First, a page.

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Have you ever received an e-mail telling you you've been pre-approved for a great refinance loan for hundreds of thousands of dollars? How about an e-mail from your “banking institution” asking you to click on a link to update your account?
Attempts at online identity theft are landing in your “in” box every day disguised as legitimate offers and announcements. E-criminals know they're going to hook a few – and they actually hook a lot. So what kind of protection is there against these identity theft phishing scams?
“Antiphishing toolbars” are designed to stop online id theft scams like phishing. Offered free to customers by ISPs like AOL, major web browsers like Microsoft Explorer, and other companies like eBay, they serve as a warning device about Web sites that cloak their true addresses. However, a recent study conducted by researchers at Carnegie Mellon University showed results of an 85 percent effectiveness rate, which may sound pretty good but can give users a false sense of security. The study also noted each had a degree of false positives – legitimate sites that were wrongly identified as phishing sites.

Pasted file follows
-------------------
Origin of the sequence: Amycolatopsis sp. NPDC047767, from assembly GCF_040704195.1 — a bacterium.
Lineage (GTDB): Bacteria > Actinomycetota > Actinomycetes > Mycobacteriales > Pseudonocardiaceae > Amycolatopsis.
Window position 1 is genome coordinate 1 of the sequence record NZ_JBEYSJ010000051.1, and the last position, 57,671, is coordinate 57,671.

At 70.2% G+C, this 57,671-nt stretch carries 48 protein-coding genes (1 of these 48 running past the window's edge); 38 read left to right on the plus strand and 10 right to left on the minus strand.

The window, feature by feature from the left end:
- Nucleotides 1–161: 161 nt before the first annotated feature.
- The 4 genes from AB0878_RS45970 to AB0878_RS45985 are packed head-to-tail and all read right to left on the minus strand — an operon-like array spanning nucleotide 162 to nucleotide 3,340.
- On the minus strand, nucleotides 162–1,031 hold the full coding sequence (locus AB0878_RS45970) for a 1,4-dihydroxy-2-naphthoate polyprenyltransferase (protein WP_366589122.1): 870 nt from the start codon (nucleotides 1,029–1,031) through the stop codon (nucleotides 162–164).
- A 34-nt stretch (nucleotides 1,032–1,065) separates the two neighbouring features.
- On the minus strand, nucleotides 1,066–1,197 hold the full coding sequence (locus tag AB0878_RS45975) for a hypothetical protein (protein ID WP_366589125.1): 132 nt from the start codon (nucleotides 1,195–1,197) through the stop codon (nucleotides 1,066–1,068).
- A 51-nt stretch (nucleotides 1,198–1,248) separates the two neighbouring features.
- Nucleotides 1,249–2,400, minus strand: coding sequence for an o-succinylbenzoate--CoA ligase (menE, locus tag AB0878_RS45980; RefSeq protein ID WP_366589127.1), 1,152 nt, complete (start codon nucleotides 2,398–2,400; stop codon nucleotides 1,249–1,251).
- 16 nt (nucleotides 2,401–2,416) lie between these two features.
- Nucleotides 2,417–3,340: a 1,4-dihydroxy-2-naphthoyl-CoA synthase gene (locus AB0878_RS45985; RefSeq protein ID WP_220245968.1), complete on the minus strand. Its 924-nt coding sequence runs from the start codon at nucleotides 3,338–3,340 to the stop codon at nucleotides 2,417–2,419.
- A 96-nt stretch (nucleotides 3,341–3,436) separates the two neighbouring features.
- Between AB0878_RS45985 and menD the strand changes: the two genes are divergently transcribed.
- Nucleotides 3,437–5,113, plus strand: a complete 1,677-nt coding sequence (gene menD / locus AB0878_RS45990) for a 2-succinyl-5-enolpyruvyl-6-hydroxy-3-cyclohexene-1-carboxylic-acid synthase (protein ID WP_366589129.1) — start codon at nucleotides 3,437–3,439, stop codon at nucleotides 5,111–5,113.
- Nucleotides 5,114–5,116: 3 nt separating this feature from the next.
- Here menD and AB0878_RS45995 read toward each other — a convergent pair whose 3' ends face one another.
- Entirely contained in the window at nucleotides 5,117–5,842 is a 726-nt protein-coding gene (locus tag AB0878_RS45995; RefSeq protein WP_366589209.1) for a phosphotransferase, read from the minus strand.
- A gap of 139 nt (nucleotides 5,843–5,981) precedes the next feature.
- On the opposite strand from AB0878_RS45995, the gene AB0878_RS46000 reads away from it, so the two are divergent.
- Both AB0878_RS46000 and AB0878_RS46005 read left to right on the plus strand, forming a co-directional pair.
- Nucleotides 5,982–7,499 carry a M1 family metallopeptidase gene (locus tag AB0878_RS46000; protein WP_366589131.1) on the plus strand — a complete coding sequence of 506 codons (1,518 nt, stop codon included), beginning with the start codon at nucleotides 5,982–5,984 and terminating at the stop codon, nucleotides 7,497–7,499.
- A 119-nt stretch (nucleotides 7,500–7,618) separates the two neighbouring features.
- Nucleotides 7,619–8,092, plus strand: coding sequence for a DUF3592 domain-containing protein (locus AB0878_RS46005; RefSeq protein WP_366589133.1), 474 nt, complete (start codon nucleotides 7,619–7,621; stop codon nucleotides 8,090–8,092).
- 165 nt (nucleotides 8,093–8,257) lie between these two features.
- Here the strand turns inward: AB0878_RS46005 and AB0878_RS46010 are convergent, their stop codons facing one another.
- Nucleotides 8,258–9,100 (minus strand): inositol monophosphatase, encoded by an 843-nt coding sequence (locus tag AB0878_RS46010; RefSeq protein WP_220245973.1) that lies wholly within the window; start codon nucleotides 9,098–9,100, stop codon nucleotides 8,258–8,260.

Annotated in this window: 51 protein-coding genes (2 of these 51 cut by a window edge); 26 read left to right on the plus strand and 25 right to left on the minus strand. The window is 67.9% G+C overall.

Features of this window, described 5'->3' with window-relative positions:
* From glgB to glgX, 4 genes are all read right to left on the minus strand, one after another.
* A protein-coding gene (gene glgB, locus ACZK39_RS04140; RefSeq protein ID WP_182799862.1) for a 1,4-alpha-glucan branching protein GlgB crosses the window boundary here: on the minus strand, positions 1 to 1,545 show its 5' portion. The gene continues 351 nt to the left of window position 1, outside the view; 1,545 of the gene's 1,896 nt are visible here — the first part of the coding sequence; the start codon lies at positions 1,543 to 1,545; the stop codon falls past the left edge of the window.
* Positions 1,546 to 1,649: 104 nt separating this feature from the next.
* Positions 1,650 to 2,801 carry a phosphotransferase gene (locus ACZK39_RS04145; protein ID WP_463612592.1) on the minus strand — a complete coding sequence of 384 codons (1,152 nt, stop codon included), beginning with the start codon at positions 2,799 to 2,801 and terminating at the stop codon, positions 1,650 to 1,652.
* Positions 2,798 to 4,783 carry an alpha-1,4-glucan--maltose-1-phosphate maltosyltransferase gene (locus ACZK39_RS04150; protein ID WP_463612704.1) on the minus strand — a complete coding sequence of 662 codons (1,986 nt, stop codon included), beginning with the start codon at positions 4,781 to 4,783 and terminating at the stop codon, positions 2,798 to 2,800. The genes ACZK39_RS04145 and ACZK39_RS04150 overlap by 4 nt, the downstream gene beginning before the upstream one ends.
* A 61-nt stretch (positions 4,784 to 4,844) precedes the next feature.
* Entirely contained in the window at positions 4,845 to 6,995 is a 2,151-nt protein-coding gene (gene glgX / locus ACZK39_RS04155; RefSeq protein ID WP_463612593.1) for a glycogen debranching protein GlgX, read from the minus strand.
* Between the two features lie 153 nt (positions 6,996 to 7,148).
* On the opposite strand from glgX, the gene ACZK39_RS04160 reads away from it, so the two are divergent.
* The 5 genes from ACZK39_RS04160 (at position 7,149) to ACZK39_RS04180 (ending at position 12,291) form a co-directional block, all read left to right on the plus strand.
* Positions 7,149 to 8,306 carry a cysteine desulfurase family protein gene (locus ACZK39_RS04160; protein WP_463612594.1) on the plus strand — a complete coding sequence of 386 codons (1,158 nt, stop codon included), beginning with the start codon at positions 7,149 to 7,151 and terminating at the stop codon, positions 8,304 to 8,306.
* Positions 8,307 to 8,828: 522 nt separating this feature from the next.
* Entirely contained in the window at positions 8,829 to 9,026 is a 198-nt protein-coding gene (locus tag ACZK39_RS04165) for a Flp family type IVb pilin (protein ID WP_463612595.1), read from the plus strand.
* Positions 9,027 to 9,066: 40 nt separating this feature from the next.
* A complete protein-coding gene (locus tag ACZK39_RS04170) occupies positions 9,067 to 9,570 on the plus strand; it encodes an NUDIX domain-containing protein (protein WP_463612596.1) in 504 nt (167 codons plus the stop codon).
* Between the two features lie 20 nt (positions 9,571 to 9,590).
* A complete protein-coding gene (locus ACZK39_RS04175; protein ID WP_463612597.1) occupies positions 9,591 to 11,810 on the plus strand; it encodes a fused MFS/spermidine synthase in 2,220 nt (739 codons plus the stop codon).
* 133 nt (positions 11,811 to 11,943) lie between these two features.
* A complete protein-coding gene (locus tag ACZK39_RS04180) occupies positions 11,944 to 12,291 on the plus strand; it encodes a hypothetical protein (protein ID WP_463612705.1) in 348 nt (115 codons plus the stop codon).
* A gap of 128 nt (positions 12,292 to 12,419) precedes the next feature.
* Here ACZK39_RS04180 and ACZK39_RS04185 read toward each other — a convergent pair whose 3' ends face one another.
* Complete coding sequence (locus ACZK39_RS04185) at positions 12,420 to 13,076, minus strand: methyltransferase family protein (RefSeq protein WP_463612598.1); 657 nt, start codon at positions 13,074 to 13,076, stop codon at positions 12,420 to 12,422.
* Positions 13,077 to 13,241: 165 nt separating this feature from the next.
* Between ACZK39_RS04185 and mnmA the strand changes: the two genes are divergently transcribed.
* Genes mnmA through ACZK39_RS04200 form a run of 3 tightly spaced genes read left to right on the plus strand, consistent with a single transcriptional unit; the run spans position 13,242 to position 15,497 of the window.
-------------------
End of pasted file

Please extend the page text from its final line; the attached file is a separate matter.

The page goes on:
Companies will continue to improve on the effectiveness of antiphishing software, and e-criminals will continue to improve on ways to get around them. Your best defense is education – and a little common sense. If you don't know the sender of an e-mail, don't click on the imbedded link or download an attachment. Legitimate e-mails from companies and banks you do business with won't include links to your personal account.
|Jennifer Mathes, Ph.D.|